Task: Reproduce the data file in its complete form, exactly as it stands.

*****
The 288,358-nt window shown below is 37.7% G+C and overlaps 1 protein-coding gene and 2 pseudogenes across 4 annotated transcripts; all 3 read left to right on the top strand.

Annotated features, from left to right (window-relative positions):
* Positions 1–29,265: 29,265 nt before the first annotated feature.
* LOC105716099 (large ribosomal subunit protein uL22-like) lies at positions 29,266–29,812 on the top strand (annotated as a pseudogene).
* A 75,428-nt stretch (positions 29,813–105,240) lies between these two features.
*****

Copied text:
The 288,358-nt window shown below is 37.7% G+C and overlaps 1 protein-coding gene and 2 pseudogenes across 4 annotated transcripts; all 3 read left to right on the top strand.

Annotated features, from left to right (window-relative positions):
* Positions 1–29,265: 29,265 nt before the first annotated feature.
* LOC105716099 (large ribosomal subunit protein uL22-like) lies at positions 29,266–29,812 on the top strand (annotated as a pseudogene).
* A 75,428-nt stretch (positions 29,813–105,240) lies between these two features.